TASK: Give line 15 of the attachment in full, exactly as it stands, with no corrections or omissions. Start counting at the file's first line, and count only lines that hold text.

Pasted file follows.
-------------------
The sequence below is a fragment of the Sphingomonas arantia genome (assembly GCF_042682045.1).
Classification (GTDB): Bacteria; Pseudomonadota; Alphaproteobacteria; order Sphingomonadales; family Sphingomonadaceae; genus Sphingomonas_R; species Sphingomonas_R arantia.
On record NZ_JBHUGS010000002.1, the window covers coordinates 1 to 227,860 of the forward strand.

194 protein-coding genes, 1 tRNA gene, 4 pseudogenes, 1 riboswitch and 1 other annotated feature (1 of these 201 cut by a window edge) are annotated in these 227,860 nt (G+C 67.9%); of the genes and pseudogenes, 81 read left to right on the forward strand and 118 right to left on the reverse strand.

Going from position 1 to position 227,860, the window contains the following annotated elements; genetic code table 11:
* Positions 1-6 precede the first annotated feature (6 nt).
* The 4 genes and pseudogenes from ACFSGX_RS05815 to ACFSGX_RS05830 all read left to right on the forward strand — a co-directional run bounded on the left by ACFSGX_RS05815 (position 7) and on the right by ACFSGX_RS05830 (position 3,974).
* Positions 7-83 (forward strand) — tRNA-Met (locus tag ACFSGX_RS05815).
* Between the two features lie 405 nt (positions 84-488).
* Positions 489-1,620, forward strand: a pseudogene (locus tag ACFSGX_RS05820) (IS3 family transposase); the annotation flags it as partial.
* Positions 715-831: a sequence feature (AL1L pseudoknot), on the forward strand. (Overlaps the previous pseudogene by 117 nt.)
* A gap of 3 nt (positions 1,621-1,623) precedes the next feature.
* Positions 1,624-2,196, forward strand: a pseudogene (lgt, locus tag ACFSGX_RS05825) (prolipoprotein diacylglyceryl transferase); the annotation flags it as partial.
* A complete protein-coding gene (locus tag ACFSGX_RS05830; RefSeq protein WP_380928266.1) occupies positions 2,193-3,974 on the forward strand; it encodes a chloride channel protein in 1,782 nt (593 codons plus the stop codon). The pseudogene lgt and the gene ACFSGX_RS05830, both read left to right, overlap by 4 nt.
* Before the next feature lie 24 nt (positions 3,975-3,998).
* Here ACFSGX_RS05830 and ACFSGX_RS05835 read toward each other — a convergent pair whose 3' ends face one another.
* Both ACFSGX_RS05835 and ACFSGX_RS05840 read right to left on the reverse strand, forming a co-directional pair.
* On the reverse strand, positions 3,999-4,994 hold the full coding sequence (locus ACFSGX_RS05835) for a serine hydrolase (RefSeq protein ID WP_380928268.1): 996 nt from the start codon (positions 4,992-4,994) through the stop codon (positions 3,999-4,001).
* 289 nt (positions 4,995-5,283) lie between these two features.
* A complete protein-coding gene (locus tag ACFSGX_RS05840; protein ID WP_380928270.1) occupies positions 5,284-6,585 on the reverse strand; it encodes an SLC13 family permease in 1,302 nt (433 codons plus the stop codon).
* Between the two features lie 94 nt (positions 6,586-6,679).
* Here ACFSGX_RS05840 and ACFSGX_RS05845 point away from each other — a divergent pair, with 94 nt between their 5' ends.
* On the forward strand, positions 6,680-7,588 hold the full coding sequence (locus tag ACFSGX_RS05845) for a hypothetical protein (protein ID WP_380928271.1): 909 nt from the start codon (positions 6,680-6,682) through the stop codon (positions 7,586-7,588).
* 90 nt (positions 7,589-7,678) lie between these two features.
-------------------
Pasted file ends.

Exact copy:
* Before the next feature lie 24 nt (positions 3,975-3,998).